v. 20. Did not Achan, the son of Zerah, commit a trespass in the accursed thing, in taking of spoil devoted to Jehovah, Joshua 7:1-5, and wrath fell on all the congregation of Israel? And that man perished not alone in his iniquity, since not only his children were involved, but also, through the unfortunate attack on Ai, the entire congregation. Thus did the ten tribes voice their zeal for Jehovah through their delegates.
The Explanation made and Accepted
v. 21. Then the children of Reuben and the children of Gad and the half tribe of Manasseh answered, in defending themselves against the reproach and charge made against them, and said unto the heads of the thousands of Israel,
v. 22. The Lord God of gods, the Lord God of gods, or, God, God Jehovah, repeated for the sake of impressiveness, in the form of a solemn oath, He knoweth, and Israel, he shall know; if it be in rebellion, or if in transgression against the Lord, or, Surely not in rebellion and surely not in disloyalty toward Jehovah was this done. And in order to remove every doubt concerning the truth of their assertion, they include an imprecation upon themselves in case their words should be found false: (Save us not this day,) namely, if it was done in apostasy. The oath is now continued,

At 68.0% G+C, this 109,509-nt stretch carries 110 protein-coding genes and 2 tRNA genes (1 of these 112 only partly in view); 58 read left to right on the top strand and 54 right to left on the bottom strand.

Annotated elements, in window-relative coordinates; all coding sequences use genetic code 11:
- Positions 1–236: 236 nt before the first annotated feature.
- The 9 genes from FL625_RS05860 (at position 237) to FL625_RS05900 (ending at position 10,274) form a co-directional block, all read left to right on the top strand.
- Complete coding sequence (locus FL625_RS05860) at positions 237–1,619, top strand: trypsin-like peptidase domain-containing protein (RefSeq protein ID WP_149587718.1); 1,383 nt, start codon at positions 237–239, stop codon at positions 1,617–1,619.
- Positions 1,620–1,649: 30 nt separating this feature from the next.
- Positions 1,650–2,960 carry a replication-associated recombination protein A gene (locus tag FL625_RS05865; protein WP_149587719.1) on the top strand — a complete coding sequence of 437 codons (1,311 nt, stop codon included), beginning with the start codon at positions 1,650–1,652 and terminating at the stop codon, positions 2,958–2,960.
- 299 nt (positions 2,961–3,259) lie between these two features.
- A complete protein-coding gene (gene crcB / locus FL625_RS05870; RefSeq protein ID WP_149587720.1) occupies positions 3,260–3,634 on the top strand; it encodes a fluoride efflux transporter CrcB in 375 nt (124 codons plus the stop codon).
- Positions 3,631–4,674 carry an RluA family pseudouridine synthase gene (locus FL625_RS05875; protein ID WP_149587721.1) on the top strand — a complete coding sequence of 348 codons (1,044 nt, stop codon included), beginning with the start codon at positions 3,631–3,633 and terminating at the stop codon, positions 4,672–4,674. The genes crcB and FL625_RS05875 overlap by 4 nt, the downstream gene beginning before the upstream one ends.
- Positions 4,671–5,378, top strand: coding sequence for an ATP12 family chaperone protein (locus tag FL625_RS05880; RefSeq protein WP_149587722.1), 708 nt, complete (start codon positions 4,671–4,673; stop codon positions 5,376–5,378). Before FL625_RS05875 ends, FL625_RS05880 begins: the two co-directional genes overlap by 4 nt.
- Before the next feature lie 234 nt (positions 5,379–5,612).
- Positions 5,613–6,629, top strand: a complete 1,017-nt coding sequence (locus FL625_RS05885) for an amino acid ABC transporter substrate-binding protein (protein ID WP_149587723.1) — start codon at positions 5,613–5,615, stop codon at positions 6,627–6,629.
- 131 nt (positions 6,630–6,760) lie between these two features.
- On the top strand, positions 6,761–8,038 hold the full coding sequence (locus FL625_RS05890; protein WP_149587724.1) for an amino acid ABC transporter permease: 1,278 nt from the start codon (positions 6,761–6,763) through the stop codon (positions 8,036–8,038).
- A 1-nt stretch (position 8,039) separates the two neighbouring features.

v. 23. That we have built us an altar to turn from following the Lord, with idolatrous intention, or if to offer thereon burnt offering or meat-offering, or if to offer peace-offerings thereon, in flagrant disobedience against the Lord's command, let the Lord Himself require it, by visiting the transgressors with His punishment;
v. 24. and if we have not rather done it for fear of this thing, saying, In time to come your children, those of the Israelites west of Jordan, might speak unto our children, saying, What have ye to do with the Lord God of Israel?
v. 25. For the Lord hath made Jordan a border between us and you, ye children of Reuben and children of Gad; ye have no part in the Lord; so shall your children make our children cease from fearing the Lord. So it was their anxiety for their children and for the latter's possible exclusion from the worship of Jehovah, the true God, which had prompted the two and one half tribes to erect the great altar on the bank of the Jordan.
v. 26. Therefore we said, Let us now prepare to build us an altar, not for burnt offering, nor for sacrifice,
v. 27. but that it may be a witness between us and you and our generations after us, that we might do the service of the Lord before Him, have the right to appear at the Tabernacle and worship Jehovah, with our burnt offerings and with our sacrifices and with our peace-offerings; that your children may not say to our children in time to come, Ye have no part in the Lord.